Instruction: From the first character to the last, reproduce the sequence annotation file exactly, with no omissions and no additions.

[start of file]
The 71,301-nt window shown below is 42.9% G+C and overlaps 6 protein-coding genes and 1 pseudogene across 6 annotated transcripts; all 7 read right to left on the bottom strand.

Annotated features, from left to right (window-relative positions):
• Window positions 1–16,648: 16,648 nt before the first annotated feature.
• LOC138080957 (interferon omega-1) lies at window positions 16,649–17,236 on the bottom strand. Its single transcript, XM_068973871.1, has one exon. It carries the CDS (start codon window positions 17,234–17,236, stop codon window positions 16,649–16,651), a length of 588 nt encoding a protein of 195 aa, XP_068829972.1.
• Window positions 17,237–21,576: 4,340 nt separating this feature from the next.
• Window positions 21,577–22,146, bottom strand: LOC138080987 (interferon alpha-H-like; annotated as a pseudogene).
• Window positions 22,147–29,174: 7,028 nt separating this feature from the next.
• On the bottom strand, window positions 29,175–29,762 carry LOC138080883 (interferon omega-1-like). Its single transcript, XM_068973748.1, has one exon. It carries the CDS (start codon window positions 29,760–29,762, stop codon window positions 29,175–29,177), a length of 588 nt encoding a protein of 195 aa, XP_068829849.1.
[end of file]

The 71,301-nt window shown below is 42.9% G+C and overlaps 6 protein-coding genes and 1 pseudogene across 6 annotated transcripts; all 7 read right to left on the bottom strand.

Annotated features, from left to right (window-relative positions):
• Window positions 1–16,648: 16,648 nt before the first annotated feature.
• LOC138080957 (interferon omega-1) lies at window positions 16,649–17,236 on the bottom strand. Its single transcript, XM_068973871.1, has one exon. It carries the CDS (start codon window positions 17,234–17,236, stop codon window positions 16,649–16,651), a length of 588 nt encoding a protein of 195 aa, XP_068829972.1.
• Window positions 17,237–21,576: 4,340 nt separating this feature from the next.
• Window positions 21,577–22,146, bottom strand: LOC138080987 (interferon alpha-H-like; annotated as a pseudogene).
• Window positions 22,147–29,174: 7,028 nt separating this feature from the next.
• On the bottom strand, window positions 29,175–29,762 carry LOC138080883 (interferon omega-1-like). Its single transcript, XM_068973748.1, has one exon. It carries the CDS (start codon window positions 29,760–29,762, stop codon window positions 29,175–29,177), a length of 588 nt encoding a protein of 195 aa, XP_068829849.1.